And, oh, how they love him! Methinks I see them; they have no tears, but joy may moisten their eyes as they looked at that dear face, and as they talk to one another with their hearts burning; — burning with fiercer fire and clearer flame than those favoured disciples who went to Emmaus with their Lord. They say to one another, " How glorious he is, and we are like him.” Methinks I hear their sweet conversation, as they count the crowns upon his brow; as they bow down and adore; as they stand up and admire, and then, transported with delight, fly into his arms again. With him in paradise continually, in sweet communion with him, — oh, how they love! We are such cold creatures; like icebergs are our hearts, but theirs are like flames of fire. Oh, shall it not be enough to stir us up to love the Saviour, when we think how they love him who have crossed the Jordan, and have gone before.  

     But, come, we will take another argument. Surely I need not say to you, let us love the Lord Jesus, because everything that could possibly enamour our souls and constrain our love is to be found in him. There is a thing called beauty which wins upon the hearts of men. Strong Samson is weak as a child before its enchantment. Mighty men, not a few, have bowed before it, and paid it homage; but if you want beauty, look into the face of Jesus; that marred visage hath more loveliness in it than in all the smiles of Cleopatra, or of the fabled maidens of days of yore. There is no beauty anywhere but in Christ, O sun, thou art not fair, when once compared with him. Ye stars, ye are not bright, if ye be set side-by-side with his eyes, that burn like lamps of fire. O fair world, and grand creation of a glorious God, thou art but a dim and dusky blot compared with the splendours of his face. When you shall see Christ, my brethren, you will be compelled to Bay that you never knew what loveliness was before. When the clouds are swept away, when the curtains that hide him from your view are drawn aside, you will find that not anything you have seen will stand a moment’s comparison with him. You will be ready to break out “O, black sun, black moon, dark stars, as compared with my lovely Lord Jesus.” I say, my brethren, if you want one to love fairer than the children of men, who shall always be worthy of your love, and always show to the eyes of others, that there was a sufficient reason for your giving up your heart to him. Love Jesus, for there ne’er was such beauty in the world as there is in him.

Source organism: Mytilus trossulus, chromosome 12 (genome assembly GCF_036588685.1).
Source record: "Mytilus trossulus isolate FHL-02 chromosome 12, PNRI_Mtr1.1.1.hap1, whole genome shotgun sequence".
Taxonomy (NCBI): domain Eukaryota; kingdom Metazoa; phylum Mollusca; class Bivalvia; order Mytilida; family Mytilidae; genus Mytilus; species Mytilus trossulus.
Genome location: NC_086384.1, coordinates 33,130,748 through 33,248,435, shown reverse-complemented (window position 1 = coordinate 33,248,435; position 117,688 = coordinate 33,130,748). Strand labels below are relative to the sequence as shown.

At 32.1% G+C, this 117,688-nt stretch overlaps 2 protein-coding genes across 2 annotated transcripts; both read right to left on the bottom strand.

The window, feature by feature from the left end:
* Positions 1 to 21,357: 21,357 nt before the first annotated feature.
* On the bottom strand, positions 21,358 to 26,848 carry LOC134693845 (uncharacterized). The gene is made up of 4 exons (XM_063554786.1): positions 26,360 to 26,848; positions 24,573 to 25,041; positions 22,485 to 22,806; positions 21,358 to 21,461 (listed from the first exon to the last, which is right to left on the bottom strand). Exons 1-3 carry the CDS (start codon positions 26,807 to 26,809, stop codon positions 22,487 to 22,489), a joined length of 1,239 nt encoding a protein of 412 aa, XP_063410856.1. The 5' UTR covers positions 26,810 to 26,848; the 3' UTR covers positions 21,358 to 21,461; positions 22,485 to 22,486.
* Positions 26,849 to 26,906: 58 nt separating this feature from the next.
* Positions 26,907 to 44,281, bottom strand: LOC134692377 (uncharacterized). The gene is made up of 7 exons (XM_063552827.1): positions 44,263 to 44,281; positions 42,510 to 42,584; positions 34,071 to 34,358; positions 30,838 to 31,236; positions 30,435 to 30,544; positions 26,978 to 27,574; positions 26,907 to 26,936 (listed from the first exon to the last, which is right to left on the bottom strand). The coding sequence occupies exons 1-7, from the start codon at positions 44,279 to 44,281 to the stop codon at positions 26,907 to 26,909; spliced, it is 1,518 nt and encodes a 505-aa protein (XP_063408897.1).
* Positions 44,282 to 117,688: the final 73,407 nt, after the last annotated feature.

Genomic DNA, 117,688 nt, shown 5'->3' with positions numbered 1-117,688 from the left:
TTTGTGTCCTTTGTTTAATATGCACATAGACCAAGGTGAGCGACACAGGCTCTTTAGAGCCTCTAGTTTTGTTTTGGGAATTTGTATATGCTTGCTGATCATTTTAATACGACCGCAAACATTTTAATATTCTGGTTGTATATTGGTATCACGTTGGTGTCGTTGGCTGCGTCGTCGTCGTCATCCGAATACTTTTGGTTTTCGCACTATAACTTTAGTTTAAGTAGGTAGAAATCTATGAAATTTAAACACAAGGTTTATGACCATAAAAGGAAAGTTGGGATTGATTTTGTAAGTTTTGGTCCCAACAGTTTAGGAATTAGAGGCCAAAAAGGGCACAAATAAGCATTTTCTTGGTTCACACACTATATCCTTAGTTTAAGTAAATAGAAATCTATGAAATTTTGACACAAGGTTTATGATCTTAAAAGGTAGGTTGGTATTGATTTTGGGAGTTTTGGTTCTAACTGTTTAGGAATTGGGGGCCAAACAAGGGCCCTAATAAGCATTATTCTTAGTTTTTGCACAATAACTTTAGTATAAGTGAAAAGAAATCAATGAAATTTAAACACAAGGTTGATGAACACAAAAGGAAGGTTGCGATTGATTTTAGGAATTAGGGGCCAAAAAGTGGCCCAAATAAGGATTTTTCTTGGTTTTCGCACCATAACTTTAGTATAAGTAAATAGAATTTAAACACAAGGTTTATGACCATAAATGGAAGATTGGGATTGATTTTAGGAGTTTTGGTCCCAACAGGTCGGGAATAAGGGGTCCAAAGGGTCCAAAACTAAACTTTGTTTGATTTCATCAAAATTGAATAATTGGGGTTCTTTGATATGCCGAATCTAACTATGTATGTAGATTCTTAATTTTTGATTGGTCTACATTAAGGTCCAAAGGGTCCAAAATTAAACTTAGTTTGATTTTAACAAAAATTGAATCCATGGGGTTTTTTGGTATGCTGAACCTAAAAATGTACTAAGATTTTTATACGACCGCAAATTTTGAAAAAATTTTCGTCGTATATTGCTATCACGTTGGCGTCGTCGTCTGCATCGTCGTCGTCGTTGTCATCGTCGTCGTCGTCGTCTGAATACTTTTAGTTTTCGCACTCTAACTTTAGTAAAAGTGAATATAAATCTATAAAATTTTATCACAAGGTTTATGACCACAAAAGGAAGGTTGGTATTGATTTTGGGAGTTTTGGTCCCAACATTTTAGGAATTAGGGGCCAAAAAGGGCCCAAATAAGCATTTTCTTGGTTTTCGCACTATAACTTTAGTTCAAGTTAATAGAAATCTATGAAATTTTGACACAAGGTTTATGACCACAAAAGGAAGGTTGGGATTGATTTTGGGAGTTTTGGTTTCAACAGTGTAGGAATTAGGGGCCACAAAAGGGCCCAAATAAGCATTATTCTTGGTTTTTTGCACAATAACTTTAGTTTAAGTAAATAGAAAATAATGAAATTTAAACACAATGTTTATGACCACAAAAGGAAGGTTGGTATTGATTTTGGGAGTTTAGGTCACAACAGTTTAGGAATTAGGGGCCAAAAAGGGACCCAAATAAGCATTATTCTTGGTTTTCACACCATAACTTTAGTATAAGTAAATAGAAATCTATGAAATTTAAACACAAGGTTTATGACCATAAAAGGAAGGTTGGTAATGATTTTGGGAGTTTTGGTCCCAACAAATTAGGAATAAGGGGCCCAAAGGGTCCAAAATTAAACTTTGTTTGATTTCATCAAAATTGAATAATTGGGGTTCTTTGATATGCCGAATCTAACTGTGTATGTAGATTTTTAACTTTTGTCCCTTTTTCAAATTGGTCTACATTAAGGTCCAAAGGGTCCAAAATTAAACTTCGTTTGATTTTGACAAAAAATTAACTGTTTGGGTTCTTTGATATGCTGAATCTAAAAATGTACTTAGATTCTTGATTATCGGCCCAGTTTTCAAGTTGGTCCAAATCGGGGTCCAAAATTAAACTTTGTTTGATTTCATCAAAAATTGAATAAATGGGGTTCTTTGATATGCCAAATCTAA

Does wisdom win the love of men? Is he not wise — wiser than all the sons of men? Doth strength win love? Do martial triumphs, prowess, and renown subdue the heart? Daughters of Jerusalem, would ye love a hero? Go forth and meet King Jesus as he returns red from the battle-field, glorious in triumph. Do men sometimes give their love because they at first are led to reverence the character, and then afterwards to esteem the person? Oh, think of the matchless character of Christ Jesus! Were there ever such perfections as meet in him? He hath not the excellency of one man, but of all men, without the faults of any. He is not merely the Rose of Sharon, but he is the Lily of the Valley. He may not only be compared at one time to the citron among the trees of the wood, but anon he is as the goodly cedar. All types of beauty fail, and “apples of gold in pictures of silver,” lose their force when we come to treat of him. We must coin new words before we can describe the excellencies of Christ. In fact, we must have done with tongues, and go into that land where spirits utter their thoughts without the motion of lip or the expiration of breath, ere we shall be able to express the surpassing beauty, the unuttered excellency of the glorious character of Christ. Oh, love him then, ye people of God; love him; look into his face, and see if ye can help it; look, I say, at his character, and see if ye can resist it. But I tell you, if ye love him not, it is because ye do not know him. 

"His worth if all the nations knew
Sure the whole earth must love him too."

     It were impossible to know Christ, and yet not to have the heart affected by him; you must be overpowered by his charms. One look of his eyes, one touch of his hand, shall ravish your heart. Once be able to see his face, and let him but dart a glance at you, your two hearts must be united. Is thy soul to thee like a river rippling in its bed alone; and is Christ yonder, like another river gloriously flowing towards the sea? Pray the Lord to bend the stream of thy love till it falls into the river of his love, and then you shall be as two streams, whose banks were once divisions, but both are now melted into one. You can then say with the apostle. “For me to live is Christ,” I run in the same channel; “and for me to die were gain,” I shall be lost in the ocean, swallowed up in boundless and eternal love. Oh love the Lord all ye his saints.”